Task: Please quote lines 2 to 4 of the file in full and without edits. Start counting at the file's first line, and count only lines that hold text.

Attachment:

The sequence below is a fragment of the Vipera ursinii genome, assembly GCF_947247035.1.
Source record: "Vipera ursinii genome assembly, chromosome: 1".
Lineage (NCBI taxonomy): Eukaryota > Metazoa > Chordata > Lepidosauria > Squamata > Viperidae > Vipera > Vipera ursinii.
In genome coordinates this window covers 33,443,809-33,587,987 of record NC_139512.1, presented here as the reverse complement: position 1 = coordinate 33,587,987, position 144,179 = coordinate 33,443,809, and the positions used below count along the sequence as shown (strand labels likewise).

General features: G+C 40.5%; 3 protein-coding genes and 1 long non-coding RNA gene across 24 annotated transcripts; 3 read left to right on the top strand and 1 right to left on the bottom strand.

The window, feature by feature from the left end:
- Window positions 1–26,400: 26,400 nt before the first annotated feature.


Source record: "Vipera ursinii genome assembly, chromosome: 1".
Lineage (NCBI taxonomy): Eukaryota > Metazoa > Chordata > Lepidosauria > Squamata > Viperidae > Vipera > Vipera ursinii.
In genome coordinates this window covers 33,443,809-33,587,987 of record NC_139512.1, presented here as the reverse complement: position 1 = coordinate 33,587,987, position 144,179 = coordinate 33,443,809, and the positions used below count along the sequence as shown (strand labels likewise).